MSHA accuses Massey of failing to report dozens of accidents at W.Va. mine before explosion
CHARLESTON, W.Va. – Government investigators have cited Massey Energy for failing to report more than 20 accidents at its Upper Big Branch coal mine in the two years before an April explosion killed 29 miners there, according to documents released by the Mine Safety and Health Administration on Tuesday.
Just four of the alleged violations directly involve the explosion. The rest occurred between January 2008 and early this year. Among other things, they involve unreported roof collapses, assorted injuries and two instances of miners exercising their right to move out of dusty areas of the mine because they've contracted black lung disease.
All were supposed to be reported. MSHA said the citations were issued because the agency did not learn of the violations until it performed an audit stemming from its investigation of the explosion. The blast also is the subject of a federal criminal investigation.
Massey is reviewing the citations and records at its other operations to determine why violations may not have been reported, spokesman Jeff Gillenwater said. Massey operates dozens of coal mines in West Virginia, Kentucky and Virginia.
"We agree with some citations and disagree with others," Gillenwater said.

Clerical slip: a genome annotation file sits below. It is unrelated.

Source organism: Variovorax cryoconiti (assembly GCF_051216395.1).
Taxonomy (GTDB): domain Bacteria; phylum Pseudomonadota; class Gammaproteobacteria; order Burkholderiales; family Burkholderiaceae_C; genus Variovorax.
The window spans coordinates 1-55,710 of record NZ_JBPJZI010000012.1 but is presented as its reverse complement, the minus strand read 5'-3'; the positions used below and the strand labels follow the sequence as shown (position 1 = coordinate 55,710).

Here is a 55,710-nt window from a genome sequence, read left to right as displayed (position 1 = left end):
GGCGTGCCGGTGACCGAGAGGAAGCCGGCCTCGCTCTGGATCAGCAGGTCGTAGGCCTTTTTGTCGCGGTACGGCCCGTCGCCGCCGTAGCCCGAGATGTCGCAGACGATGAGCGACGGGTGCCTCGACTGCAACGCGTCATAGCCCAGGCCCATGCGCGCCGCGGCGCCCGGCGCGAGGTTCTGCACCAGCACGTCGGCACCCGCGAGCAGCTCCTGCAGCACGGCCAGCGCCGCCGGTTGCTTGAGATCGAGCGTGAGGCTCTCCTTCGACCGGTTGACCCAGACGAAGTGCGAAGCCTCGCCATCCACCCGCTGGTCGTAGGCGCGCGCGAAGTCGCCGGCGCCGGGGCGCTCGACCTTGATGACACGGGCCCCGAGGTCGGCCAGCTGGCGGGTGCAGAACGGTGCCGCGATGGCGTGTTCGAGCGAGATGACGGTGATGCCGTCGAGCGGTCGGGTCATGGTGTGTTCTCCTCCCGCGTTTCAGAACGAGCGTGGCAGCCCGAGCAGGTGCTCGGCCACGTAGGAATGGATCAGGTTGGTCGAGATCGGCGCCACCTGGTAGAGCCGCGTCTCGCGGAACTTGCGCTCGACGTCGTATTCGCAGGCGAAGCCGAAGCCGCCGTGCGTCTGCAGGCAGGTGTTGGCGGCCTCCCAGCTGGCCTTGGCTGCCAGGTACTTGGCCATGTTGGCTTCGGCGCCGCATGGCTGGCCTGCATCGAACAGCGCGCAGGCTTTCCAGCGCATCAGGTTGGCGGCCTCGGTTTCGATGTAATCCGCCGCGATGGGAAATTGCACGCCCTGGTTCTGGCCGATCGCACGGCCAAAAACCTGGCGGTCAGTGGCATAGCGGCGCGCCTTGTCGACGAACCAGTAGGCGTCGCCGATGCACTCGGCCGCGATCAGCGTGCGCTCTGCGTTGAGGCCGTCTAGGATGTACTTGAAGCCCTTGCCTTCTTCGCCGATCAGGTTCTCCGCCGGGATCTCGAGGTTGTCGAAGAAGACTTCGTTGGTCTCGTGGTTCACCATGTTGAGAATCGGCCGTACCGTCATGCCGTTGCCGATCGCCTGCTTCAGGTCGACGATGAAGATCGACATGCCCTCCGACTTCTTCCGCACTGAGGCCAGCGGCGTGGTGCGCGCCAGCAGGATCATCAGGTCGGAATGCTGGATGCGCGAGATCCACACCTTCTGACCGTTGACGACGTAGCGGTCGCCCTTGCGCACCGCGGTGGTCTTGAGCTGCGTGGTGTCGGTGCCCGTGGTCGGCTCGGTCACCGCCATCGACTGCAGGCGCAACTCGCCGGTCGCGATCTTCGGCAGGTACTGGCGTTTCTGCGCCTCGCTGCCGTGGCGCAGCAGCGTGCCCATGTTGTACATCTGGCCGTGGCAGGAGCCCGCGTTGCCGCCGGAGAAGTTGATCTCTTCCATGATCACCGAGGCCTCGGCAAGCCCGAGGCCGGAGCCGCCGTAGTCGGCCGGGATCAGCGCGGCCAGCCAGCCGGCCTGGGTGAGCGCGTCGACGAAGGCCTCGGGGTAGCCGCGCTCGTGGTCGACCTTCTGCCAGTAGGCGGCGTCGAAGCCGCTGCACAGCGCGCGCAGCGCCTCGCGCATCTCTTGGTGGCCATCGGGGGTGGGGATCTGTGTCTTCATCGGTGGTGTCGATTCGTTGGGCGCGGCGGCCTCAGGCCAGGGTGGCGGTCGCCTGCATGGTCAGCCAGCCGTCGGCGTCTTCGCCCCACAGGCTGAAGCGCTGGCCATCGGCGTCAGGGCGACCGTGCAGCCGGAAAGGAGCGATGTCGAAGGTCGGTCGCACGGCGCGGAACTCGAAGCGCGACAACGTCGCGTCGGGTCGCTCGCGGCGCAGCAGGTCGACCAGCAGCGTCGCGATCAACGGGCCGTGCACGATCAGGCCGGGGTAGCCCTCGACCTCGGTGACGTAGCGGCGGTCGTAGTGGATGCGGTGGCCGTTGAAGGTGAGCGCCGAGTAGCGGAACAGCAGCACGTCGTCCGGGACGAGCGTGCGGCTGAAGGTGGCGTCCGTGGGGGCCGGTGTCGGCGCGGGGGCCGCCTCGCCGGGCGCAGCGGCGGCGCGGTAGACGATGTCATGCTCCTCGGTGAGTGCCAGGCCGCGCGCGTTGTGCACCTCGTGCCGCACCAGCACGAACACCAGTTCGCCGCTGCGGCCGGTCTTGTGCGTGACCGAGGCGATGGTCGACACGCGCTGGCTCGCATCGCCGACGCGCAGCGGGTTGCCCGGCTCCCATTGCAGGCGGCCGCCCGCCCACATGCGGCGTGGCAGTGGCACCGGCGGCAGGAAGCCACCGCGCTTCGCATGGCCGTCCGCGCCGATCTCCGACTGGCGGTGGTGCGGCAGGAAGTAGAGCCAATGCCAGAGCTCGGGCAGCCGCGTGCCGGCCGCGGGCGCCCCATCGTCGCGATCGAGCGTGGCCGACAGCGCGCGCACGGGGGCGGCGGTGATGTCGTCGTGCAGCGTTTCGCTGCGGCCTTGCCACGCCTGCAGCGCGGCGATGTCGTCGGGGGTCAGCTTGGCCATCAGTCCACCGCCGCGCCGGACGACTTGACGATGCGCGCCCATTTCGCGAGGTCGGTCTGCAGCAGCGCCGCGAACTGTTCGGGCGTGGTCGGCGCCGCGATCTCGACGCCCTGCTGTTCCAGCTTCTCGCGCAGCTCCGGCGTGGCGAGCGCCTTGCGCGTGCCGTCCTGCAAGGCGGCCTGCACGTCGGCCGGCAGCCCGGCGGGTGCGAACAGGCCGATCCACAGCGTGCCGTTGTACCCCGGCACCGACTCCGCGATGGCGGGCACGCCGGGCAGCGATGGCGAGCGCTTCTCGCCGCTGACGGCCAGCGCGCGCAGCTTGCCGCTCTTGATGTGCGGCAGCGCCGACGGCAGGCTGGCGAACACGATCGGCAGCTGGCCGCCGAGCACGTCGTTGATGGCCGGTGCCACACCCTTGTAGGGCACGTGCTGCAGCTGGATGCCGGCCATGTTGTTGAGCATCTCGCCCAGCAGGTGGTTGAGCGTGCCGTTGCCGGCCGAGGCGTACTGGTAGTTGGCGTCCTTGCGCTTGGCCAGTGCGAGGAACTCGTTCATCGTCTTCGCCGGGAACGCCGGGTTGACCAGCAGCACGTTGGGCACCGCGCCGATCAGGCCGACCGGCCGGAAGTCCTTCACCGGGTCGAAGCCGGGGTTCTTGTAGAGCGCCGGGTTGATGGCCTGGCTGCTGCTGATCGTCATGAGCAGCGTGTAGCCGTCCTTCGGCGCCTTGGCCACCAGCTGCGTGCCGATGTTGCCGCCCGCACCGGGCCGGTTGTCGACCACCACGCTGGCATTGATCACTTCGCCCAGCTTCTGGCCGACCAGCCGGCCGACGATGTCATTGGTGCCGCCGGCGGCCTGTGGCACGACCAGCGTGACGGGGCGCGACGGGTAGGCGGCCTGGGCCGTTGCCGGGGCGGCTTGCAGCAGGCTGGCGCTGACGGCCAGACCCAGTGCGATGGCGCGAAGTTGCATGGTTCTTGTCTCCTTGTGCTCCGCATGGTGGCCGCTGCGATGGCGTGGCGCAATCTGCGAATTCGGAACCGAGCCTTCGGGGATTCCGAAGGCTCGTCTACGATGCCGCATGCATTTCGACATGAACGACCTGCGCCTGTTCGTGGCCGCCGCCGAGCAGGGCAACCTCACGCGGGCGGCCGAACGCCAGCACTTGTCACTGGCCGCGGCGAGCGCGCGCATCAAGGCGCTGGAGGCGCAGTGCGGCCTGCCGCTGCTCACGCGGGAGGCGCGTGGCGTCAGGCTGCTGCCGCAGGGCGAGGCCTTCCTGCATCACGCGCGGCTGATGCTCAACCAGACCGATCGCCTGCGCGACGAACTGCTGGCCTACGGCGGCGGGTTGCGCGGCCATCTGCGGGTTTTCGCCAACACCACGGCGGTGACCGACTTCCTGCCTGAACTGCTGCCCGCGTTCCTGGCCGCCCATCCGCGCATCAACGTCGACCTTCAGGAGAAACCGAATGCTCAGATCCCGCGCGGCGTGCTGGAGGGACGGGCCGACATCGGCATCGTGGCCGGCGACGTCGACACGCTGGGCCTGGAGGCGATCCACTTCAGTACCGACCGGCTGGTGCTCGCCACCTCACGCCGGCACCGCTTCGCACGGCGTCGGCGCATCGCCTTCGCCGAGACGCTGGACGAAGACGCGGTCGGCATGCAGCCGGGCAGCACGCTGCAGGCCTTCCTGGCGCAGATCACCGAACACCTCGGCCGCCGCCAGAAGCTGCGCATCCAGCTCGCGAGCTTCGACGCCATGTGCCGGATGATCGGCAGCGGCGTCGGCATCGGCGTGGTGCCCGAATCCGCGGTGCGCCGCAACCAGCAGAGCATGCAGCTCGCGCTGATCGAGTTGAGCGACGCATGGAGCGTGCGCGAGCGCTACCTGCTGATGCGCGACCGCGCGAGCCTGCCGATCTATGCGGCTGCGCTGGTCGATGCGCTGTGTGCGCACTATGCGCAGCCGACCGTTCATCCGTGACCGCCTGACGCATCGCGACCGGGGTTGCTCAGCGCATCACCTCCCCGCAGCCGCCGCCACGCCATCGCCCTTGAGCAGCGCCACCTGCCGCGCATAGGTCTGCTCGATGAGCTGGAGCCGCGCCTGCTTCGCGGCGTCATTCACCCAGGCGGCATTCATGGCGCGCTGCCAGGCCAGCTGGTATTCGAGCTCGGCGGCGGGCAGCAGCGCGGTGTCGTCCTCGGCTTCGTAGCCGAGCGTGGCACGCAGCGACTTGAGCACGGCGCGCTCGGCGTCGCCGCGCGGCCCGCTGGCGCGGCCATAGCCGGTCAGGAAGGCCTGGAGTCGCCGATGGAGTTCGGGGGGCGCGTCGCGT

Four miners were unable to work after the explosion. The citations offer few details about why. The documents say only that the "incident" on April 5 resulted in lost time and was not reported as required.
At least one Upper Big Branch miner has said during congressional testimony that he's been emotionally unable to work since the explosion.
Other citations allege Massey failed to report a variety of accidents resulting in injuries, including one that "resulted in temporary total disability," and others that required miners to miss work, get stitches and even nurse a fracture.
The citations raise new questions about Massey's safety record. The company routinely points out that its rate of serious accidents that cause miners to miss work is among the best in the industry.
Gillenwater said it is company policy to report all accidents to MSHA if required.
A United Mine Workers official said the report confirms what the union has long heard.
"It comes as no surprise that Massey has been found not to have reported injuries and accidents," UMW spokesman Phil Smith said. The union represents a small number of Massey employees, but has been a frequent critic of the company through a series of labor disputes.
"We've been hearing stories about this a long time," Smith said. "This is not the stuff of rumors. This is the stuff of fact."
Separately, MSHA said Tuesday it is fining a Massey Energy subsidiary more than $542,000 for violations that contributed to a fatal accident at a Virginia mine in 2009.
Among other things, Big Laurel Mining is accused of failing to follow the roof control plan at its No. 2 underground mine when a massive chunk of rock fell on 58-year-old miner William Parrott. The rock was more than 26 feet long and up to 5 feet thick.
The accident occurred Aug. 20, 2009, when the mine was owned by Cumberland Resources, which Massey acquired in April.
MSHA says other violations included inadequate safety examinations of the area where the accident occurred.